Webster's Dictionary, 1913
1. A scaffold; a supporting framework; as, the scaffolding of the body. Pope. 2. Materials for building scaffolds.
Scaglia noun [ Italian scaglia a scale, a shell, a chip of marble.] A reddish variety of limestone.
[ Italian scagliuola
, dim. of scaglia
. See Scaglia
.] An imitation of any veined and ornamental stone, as marble, formed by a substratum of finely ground gypsum mixed with glue, the surface of which, while soft, is variegated with splinters of marble, spar, granite, etc., and subsequently colored and polished.
; plural Scalæ
. [ Latin , a ladder.] 1. (Surg.) A machine formerly employed for reducing dislocations of the humerus. 2. (Anat.) A term applied to any one of the three canals of the cochlea.
Scalable adjective Capable of being scaled.
Scalade, Scalado noun (Mil.) See Escalade . Fairfax.
Scalar noun (Math.) In the quaternion analysis, a quantity that has magnitude, but not direction; -- distinguished from a vector , which has both magnitude and direction.
[ Latin , flight of steps.] (Zoology) Any one of numerous species of marine gastropods of the genus Scalaria , or family Scalaridæ , having elongated spiral turreted shells, with rounded whorls, usually crossed by ribs or varices. The color is generally white or pale. Called also ladder shell , and wentletrap . See Ptenoglossa , and Wentletrap .
Scalariform adjective [ Latin scalare , scalaria , staircase, ladder + -form : confer French scalariforme .]
1. Resembling a ladder in form or appearance; having transverse bars or markings like the rounds of a ladder; as, the scalariform cells and scalariform pits in some plants. 2. (Zoology) Like or pertaining to a scalaria.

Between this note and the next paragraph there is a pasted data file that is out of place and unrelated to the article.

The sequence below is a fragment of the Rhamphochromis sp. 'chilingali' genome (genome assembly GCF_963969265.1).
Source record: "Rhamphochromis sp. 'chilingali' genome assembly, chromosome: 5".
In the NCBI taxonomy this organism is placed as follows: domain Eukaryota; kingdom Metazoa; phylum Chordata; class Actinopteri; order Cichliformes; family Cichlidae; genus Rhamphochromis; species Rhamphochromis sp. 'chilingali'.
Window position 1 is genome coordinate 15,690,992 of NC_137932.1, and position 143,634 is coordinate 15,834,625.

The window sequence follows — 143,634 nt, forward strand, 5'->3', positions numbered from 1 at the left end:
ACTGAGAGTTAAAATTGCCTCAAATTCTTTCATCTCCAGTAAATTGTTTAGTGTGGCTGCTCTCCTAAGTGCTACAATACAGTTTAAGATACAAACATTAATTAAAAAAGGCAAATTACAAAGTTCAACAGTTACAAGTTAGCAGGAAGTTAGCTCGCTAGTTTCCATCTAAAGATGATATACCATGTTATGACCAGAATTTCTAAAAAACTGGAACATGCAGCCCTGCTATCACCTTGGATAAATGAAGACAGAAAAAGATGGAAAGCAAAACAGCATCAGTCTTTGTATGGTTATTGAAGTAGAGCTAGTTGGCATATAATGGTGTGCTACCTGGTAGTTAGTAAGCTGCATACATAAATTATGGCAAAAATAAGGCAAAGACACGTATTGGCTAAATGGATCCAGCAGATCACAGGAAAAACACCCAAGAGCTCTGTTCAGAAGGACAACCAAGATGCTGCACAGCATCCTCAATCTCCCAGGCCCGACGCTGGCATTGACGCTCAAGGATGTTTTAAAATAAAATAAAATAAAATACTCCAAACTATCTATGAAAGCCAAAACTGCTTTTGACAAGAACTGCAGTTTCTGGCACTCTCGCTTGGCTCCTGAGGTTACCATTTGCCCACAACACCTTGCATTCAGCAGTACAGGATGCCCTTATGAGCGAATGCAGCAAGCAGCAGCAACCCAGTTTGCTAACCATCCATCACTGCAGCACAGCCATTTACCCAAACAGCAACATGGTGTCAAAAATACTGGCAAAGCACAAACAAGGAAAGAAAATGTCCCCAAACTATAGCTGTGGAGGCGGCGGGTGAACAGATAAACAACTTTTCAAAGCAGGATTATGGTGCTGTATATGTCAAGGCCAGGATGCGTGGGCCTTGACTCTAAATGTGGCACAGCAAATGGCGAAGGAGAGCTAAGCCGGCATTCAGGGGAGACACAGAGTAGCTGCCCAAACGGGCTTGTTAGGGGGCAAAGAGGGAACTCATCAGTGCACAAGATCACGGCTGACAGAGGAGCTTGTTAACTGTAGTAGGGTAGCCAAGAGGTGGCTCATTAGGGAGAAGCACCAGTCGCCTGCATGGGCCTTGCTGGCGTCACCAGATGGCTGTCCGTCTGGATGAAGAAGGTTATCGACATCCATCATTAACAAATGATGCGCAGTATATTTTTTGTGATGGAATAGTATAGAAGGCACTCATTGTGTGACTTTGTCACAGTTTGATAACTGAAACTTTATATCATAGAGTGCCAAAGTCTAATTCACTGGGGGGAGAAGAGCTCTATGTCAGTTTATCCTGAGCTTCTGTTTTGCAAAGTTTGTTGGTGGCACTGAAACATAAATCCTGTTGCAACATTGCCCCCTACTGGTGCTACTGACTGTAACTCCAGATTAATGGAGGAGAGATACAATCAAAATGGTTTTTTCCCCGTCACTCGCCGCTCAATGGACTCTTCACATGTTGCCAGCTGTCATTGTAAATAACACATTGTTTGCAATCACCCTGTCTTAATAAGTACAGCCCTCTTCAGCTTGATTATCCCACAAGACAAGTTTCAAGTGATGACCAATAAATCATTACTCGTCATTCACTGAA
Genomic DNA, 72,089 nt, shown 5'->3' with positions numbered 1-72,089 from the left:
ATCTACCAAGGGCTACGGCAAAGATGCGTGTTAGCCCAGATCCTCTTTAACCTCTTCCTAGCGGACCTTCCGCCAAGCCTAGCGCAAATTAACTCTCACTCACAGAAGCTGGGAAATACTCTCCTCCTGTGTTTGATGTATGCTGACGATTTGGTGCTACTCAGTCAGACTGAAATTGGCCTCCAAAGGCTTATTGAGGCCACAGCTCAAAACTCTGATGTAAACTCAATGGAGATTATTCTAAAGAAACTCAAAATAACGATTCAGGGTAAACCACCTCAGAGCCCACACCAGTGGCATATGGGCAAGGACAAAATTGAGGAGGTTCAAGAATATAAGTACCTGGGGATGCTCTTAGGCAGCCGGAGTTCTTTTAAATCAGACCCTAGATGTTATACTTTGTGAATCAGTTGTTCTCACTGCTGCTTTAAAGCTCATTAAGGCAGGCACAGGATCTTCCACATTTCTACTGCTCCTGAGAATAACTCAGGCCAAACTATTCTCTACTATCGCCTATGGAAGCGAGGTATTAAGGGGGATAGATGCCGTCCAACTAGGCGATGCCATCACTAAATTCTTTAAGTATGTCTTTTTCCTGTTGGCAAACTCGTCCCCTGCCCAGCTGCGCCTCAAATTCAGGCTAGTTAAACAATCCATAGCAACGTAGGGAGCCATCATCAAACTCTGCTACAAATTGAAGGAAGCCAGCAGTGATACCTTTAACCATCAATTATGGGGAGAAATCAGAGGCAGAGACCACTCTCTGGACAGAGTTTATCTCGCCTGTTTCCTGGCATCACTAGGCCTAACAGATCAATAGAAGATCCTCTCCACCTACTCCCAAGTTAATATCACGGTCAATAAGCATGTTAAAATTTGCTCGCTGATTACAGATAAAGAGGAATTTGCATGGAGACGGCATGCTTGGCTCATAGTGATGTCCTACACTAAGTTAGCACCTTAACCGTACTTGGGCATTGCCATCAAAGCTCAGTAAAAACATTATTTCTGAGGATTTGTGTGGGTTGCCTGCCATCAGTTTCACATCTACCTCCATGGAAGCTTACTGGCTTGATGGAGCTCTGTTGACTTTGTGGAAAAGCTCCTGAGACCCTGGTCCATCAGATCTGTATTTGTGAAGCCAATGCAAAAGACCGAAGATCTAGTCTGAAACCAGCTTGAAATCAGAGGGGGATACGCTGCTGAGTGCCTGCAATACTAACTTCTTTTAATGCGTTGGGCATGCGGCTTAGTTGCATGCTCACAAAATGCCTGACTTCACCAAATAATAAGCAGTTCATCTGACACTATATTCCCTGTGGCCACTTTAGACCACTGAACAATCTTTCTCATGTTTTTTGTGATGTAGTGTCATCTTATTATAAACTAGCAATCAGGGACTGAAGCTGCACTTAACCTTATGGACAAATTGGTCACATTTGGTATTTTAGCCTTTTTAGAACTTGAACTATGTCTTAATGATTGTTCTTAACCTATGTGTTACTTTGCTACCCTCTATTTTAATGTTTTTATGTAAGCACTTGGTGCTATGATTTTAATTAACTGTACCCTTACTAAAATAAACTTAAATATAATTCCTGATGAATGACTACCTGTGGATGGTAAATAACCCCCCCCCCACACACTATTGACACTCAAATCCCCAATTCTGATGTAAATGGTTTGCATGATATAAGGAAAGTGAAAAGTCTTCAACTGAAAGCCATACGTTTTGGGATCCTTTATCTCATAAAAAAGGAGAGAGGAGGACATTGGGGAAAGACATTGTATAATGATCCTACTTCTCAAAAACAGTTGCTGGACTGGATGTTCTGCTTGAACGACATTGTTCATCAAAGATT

Scalary adjective [ Latin scalaris , from scalae , plural scala , staircase, ladder.] Resembling a ladder; formed with steps. [ Obsolete] Sir T. Browne.
Scalawag noun A scamp; a scapegrace. [ Spelt also scallawag .] [ Slang, U.S.] Bartlett.
Scald transitive verb
[ imperfect & past participle Scalded
; present participle & verbal noun Scalding
.] [ Old French eschalder
, French échauder
, from Latin excaldare
; ex + caldus
, warm, hot. See Ex
, and Caldron
.] 1. To burn with hot liquid or steam; to pain or injure by contact with, or immersion in, any hot fluid; as, to scald the hand.
Mine own tears Shak.
Do scald like molten lead.
Here the blue flames of scalding brimstone fall. Cowley. 2. To expose to a boiling or violent heat over a fire, or in hot water or other liquor; as, to scald milk or meat.
Scald noun A burn, or injury to the skin or flesh, by some hot liquid, or by steam.
[ For scalled
. See Scall
.] 1. Affected with the scab; scabby. Shak. 2. Scurvy; paltry; as, scald rhymers.
[ Obsolete] Shak. Scald crow (Zoology)
, the hooded crow.
[ Ireland] -- Scald head (Medicine)
, a name popularly given to several diseases of the scalp characterized by pustules (the dried discharge of which forms scales) and by falling out of the hair.
Scald noun Scurf on the head. See Scall . Spenser.
(skăld or skald; 277) noun
[ Icelandic skāld
.] One of the ancient Scandinavian poets and historiographers; a reciter and singer of heroic poems, eulogies, etc., among the Norsemen; more rarely, a bard of any of the ancient Teutonic tribes.
[ Written also skald
A war song such as was of yore chanted on the field of battle by the scalds of the yet heathen Saxons. Sir W. Scott.
Scalder noun A Scandinavian poet; a scald.
Scaldfish noun [ Scald , adjective + fish .] (Zoology) A European flounder ( Arnoglossus laterna , or Psetta arnoglossa ); -- called also megrim , and smooth sole .
Scaldic adjective Of or pertaining to the scalds of the Norsemen; as, scaldic poetry.
[ Anglo-Saxon scāle
; perhaps influenced by the kindred Icelandic skāl
balance, dish, akin also to Dutch schaal
a scale, bowl, shell, German schale
, Old High German scāla
, Danish skaal
drinking cup, bowl, dish, and perhaps to English scale
of a fish. Confer Scale